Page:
'Black Monday' Writers Explain Their Rules for Off-Color Jokes

“We don’t ever want to offend anyone,” co-creator David Caspe tells The Hollywood Reporter of the Showtime comedy's frequently un-PC humor.
Erin Simkin/SHOWTIME
[This story contains spoilers from episode three of Showtime's Black Monday.]
 
Taking place as it does on Wall Street in the 1980s, it’s no surprise that Showtime’s Black Monday is populated by characters whose outlook and sense of humor ranges from mildly suspect to outright offensive. The opening scene of Sunday's third episode features the comedy's most risqué jokes yet during an exchange between traders Mo (Don Cheadle) and Keith (Paul Scheer).

First, Keith makes a casual reference to his foray into autoerotic asphyxiation, noting that he learned the technique from “my friend in that band, INXS.” The line is a stinging reference to the death of INXS frontman Michael Hutchence, who died 10 years after the show takes place in what was ruled a suicide. Within minutes, Mo has fired back with an equally thorny reference, bragging that he’s “as good as dating as Michael Jackson is at dating kids.” Even by the politically incorrect standards of the show’s period, it’s a striking one-two punch of below-the-belt humor.
 
“It’s just a gut feeling per joke,” co-creator David Caspe tells The Hollywood Reporter of finding the balance between appropriately un-PC and genuinely offensive humor. “Inevitably, there are going to be some that hit and some that are too far, and you have to find the line. We don’t ever want to offend anyone, that’s not the business we’re in. A lot of the time, it was trying to figure out: Who is the joke about, and is that punching up or punching down?” Decisions about what to include and what to cut were made collectively among the writing staff and actors, Caspe explains, “and generally if any one person in the group thought something was too far, then we just didn’t do it. We figured if there’s 10 of us talking, if it’s too far for one person then it’s probably too far for 10 percent of the audience watching.” Of the INXS joke in particular, co-creator Jordan Cahan acknowledges, “that one’s right on the border.”
 
Given the collaborative and improv-heavy nature of the production, the actors often had as much of a say in which jokes made it in as the writers. Per star Cheadle, jokes were regularly thrown out for going too far. "Every day, every scene, every episode. You should hear the jokes that didn’t get in. Things where I was like, ‘Nah, we can’t do that. I can't say that. That's too much.’" But while he's fully in support of political correctness in general ("I think being PC is just basically not being an asshole"), Cheadle also points out that the show's milieu demands a certain level of offensiveness. "If these characters were PC, it wouldn't make any sense, and it would be untruthful for the time."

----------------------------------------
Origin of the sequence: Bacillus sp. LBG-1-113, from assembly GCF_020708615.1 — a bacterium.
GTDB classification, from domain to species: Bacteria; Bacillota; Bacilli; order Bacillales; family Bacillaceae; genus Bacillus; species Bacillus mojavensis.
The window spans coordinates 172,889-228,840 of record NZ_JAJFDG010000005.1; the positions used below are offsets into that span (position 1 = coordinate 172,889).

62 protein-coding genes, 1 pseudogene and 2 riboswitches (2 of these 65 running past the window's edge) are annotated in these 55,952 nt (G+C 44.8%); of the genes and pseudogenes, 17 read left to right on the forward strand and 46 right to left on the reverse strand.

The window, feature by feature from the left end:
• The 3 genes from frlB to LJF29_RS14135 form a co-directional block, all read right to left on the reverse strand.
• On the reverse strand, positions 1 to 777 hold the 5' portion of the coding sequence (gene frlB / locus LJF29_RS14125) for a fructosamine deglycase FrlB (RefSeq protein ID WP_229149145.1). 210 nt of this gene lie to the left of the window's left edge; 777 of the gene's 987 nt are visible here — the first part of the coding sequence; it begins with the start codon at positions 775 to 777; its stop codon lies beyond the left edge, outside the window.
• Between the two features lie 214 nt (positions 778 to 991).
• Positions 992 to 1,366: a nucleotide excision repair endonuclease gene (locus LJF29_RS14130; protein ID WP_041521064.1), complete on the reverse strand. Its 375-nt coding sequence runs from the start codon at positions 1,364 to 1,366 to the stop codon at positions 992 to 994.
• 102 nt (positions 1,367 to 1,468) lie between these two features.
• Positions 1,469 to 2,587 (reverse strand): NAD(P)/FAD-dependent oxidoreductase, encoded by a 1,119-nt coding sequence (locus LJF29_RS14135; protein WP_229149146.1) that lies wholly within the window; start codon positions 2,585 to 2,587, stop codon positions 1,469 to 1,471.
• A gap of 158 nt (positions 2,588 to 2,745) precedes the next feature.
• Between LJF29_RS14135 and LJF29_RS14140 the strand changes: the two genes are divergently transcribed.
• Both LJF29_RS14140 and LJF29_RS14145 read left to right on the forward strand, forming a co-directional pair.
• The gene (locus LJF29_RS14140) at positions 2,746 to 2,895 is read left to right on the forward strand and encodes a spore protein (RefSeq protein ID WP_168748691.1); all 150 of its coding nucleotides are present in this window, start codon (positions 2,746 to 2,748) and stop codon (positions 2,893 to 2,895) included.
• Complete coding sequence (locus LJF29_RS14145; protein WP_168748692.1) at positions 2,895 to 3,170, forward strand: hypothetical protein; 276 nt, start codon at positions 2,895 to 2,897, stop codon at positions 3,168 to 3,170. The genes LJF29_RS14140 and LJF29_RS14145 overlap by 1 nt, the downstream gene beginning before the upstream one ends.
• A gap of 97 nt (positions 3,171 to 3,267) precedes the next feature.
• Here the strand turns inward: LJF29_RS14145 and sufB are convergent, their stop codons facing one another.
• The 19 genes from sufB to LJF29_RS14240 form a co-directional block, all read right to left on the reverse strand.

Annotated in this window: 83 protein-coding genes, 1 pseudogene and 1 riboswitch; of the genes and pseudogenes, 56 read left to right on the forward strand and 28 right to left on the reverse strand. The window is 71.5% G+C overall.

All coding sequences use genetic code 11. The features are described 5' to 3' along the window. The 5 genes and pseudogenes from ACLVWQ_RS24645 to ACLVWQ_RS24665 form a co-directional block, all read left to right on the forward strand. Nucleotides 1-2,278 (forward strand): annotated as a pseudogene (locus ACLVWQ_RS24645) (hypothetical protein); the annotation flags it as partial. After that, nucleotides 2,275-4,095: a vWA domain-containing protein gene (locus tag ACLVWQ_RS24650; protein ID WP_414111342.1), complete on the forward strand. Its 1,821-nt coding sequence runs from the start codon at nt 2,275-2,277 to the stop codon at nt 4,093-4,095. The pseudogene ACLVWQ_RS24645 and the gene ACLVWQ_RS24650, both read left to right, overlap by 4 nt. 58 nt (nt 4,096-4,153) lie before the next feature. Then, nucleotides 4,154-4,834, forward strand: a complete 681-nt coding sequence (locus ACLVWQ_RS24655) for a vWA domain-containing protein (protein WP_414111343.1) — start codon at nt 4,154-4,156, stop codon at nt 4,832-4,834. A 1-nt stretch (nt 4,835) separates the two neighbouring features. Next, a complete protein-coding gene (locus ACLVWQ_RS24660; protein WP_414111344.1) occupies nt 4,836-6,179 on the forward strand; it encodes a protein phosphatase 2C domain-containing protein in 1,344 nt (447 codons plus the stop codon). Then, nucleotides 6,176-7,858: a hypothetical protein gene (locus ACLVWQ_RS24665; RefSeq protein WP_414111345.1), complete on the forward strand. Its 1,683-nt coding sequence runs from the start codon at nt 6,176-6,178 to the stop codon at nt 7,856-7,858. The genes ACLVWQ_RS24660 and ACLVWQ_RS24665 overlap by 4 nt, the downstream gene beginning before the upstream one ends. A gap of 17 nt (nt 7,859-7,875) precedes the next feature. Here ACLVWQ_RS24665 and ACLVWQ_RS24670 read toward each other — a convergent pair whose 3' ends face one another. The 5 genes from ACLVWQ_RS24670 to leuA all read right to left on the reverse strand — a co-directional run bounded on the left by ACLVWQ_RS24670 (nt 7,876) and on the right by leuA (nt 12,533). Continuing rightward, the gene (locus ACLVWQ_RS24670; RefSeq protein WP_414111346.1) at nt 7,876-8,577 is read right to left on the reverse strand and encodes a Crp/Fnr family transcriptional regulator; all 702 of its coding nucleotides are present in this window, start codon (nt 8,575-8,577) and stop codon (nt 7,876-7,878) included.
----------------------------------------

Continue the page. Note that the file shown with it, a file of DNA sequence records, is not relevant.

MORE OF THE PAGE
Caspe and Cahan were conscious of the fine line they were walking in satirizing an aggressive, misogynistic culture without glorifying it, and developed certain rules to that end. Strip clubs are regularly referenced but never actually shown on screen, Cahan says, “because we worried that would make us part of the problem.” A similar logic was applied to hate speech: “Which characters are allowed to say these things? We have these internal rules: Paul Scheer’s character Keith is our most overtly misogynistic character from the pilot onwards, and that’s really because it’s a shield for him to hide his own sexuality. That was one way for us to reflect the era accurately, but do it for a character reason and not to be a bro show making jokes that we find distasteful.”
 
Another way in which Caspe and Cahan drew that line was by having characters sometimes take an unexpectedly modern view on the period they’re in. During the same scene as the INXS and Michael Jackson jokes, there’s a specific reference to “the rape scene from Revenge of the Nerds,” wherein Robert Carradine’s character has sex with a female classmate while wearing a costume that leads her to believe that he is her boyfriend. Although depicted as consensual, the scene has since been re-examined as deeply problematic. “It’s insane how inappropriate [that scene] is,” Cheadle says. “These are popular movies for kids, and there's a scene where one of the guys sleeps with another guy's girlfriend in a Darth Vader mask and she thinks he's her boyfriend and he's not. He's basically raping her! This was family entertainment! One of the fun things about the show is to look back on that period and skewer a lot of those things, and hopefully people remember that and juxtapose it to where we are now.”